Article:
Champagne sorbet a fizzer in Europe

Champagne sorbet a fizzer in Europe

Champagne sorbet a fizzer in Europe

Aldi’s festive hangover really hit home when the European Court of Justice (ECJ) held that even products containing authentic French champagne may not be able to use the name “Champagne” without permission. Aldi sought to bring a little bit of Christmas sparkle to their 2012 holiday promotion by offering “Champagner Sorbet” in its German stores which consisted of a 12% shot of French Champagne. The French statutory corporation that represents the Champagne industry, Comité Interprofessionnel du Vin de Champagne (CIVC), took issue.

An icy reception

The allegation brought by the CIVC was that Aldi’s sale of a sorbet that contained champagne and was distributed under the German “Champagner Sorbet” exploited a protected designation of origin (PDO). The PDO provides a guarantee to the public that wines with the Champagne designation have specific qualities owing to their geographical origin and compliance with the standards of production. The CIVC undertakes the safeguarding of the name Champagne and also educates consumers around the world about the Champagne region and its significance.

The European Union (EU) rules protect PDOs against any commercial use, whether directly or indirectly, that exploits their reputation. In this case, the CIVC argued that direct commercial use of Champagne when it appears, either in its native French, or translated, or as part of a product name such as “Champagner Sorbet”, without consent, illegitimately exploits Champagne’s reputation.

(Image accessible via the ECJ decision)

In a non-binding decision, the ECJ held that the packaging of the Aldi product comprising of a label featuring a prominent half-full flute with a cork in the foreground, both traditionally associated with Champagne, and a large bottle of the style used to bottle Champagne in the background amounted to illegitimate exploitation of the PDO. In the Court’s view it was not possible to overlook the importance of these factors on the packaging of the product in assessing whether Aldi exploited the reputation protected by the PDO.

The ECJ went on to state the fact that the sorbet actually included Champagne, protected by the PDO, as an ingredient did not assist Aldi. The use of Champagne confers on the product, as a whole, an essential protected characteristic of the PDO. In combination with the elements of the packaging and labelling it would therefore induce the consumer to associate the product to the PDO Champagne. Therefore, the ECJ held that the inclusion of an authentic product as an ingredient in the sorbet was also an illegitimate exploitation of the PDO.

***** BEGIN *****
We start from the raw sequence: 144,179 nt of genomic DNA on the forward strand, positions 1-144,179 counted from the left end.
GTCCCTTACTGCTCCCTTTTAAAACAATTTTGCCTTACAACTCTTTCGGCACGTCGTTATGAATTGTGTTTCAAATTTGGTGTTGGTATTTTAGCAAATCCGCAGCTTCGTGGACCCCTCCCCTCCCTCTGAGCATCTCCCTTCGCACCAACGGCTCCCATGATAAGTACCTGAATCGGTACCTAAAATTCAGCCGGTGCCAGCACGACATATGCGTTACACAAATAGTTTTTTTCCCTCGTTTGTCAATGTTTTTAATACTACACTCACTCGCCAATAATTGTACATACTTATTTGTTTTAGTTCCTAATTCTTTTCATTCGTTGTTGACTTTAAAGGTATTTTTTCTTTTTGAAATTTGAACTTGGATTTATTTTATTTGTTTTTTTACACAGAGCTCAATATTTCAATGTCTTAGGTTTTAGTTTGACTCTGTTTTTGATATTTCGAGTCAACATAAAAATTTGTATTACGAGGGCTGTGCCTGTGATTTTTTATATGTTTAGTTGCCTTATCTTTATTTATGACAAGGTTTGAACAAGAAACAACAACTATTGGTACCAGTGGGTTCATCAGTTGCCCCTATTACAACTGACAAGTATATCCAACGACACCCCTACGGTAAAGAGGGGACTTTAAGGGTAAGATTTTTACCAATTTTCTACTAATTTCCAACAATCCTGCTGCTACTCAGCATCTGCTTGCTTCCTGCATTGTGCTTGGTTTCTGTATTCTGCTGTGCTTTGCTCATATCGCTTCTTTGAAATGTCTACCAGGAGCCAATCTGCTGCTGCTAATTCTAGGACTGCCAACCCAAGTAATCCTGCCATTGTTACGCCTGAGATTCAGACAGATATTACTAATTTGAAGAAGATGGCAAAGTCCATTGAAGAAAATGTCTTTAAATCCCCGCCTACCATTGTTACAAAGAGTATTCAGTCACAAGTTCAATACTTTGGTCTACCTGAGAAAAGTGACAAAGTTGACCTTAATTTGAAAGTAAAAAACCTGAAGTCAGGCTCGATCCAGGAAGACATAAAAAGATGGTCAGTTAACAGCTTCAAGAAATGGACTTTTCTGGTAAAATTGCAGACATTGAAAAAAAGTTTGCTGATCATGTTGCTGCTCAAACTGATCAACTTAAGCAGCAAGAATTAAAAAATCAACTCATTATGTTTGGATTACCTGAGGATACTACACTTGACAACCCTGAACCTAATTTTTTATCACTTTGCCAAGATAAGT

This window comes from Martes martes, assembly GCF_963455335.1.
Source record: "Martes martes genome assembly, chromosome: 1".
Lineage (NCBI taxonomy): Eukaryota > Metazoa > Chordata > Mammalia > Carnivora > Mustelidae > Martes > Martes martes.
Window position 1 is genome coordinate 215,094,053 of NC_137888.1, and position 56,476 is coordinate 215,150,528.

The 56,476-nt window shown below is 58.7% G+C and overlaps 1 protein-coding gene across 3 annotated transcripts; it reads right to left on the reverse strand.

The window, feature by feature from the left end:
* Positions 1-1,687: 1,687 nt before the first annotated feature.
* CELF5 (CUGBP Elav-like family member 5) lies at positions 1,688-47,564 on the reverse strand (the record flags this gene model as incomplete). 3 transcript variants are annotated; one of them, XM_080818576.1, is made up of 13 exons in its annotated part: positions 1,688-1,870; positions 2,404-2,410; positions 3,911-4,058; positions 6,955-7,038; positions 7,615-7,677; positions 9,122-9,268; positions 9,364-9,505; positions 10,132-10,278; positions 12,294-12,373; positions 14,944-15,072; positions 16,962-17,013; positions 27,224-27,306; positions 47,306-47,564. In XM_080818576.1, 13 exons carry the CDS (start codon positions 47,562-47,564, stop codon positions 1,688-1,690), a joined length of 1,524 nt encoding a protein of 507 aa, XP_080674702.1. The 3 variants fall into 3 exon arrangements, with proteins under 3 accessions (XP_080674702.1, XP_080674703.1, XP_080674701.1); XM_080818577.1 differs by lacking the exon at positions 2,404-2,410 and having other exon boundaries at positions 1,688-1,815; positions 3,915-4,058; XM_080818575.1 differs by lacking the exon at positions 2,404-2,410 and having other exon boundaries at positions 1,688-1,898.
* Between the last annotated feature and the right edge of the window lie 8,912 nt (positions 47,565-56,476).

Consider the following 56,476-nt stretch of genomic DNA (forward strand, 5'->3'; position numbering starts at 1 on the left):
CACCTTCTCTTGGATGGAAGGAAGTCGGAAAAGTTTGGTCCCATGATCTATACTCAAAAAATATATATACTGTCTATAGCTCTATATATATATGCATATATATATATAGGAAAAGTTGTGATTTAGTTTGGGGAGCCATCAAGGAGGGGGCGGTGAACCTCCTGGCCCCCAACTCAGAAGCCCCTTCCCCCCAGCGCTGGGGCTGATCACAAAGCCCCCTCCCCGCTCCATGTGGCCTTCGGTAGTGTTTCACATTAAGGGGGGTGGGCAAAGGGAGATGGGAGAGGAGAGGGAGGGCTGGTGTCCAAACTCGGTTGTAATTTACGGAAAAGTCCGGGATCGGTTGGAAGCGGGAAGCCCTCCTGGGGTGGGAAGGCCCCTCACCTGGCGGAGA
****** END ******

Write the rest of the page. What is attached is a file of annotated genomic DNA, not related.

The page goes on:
Australia’s relationship with Champagne: the good, the bad and the bubbly

The early days

In Australia in the early 80s, the CIVC alleged Burton Pty Ltd had engaged in misleading and deceptive conduct by using the term “Champagne” for their Spanish sparkling wine product, Freixenet. Justice Franki held that there was no contravention on the basis that the CIVC had not established that a sufficient number of the class of people likely to be purchasers would be misled or deceived, or were likely to be misled or deceived, by the use of the word “Champagne” in reference to the Spanish sparkling wine product. His Honour held that in Australia, at that time, the term “Champagne” was commonly used to refer to a style of wine, rather than its origin.

‘Champagne’ today

Agreements between the EU and the Australian government in respect of many geographical indications have been in place since 1994. Since 2011, the use of the term “champagne” has been officially restricted in Australia to wines produced in the Champagne region of France which comply with the standards for production. In lieu thereof the term “sparkling wine” is the generic term for wines of that style that are produced in other locations to various standards for production.

How far our understanding of the term “champagne” and the law has come was demonstrated by a 2015 decision of Justice Beach. In that case his Honour held that the use of the name “Champagne Jayne” and claims to being an ambassador of the Champagne industry in the promotion of sparkling wines (ie. Australian sparkling wines) on social media amounted to misleading and deceptive conduct (see here for our article on that case).

Over the last twenty years Australia has fully embraced a wine culture and “people likely to be purchasers” have come to understand the difference between French Champagne and sparkling wine. All is not lost for the Australian tipple however, not only do Australian wine makers produce some highly regarded bubbles, in the 2015-2016 period Australia exported 15.2 million bottles of Australian sparkling to overseas markets, no doubt including France!

Key lessons

  • When advertising and marketing a product that contains or refers to a protected geographic indication take care to use the term appropriately and correctly or use the generic term.
  • Australian law contains additional, very specific provisions that regulate the sale of wine and spirits.
  • Consumers’ understanding of the origin of a product can change over time and may reflect changes in international trade law.
  • The sale of “Champagne” in Australia should only be of the French variety to the specified production standard; otherwise, it must be referred to as sparkling wine.
  • Australia produces world standard sparkling wine.
  • For more information on avoiding the genericisation of your trade mark see here.
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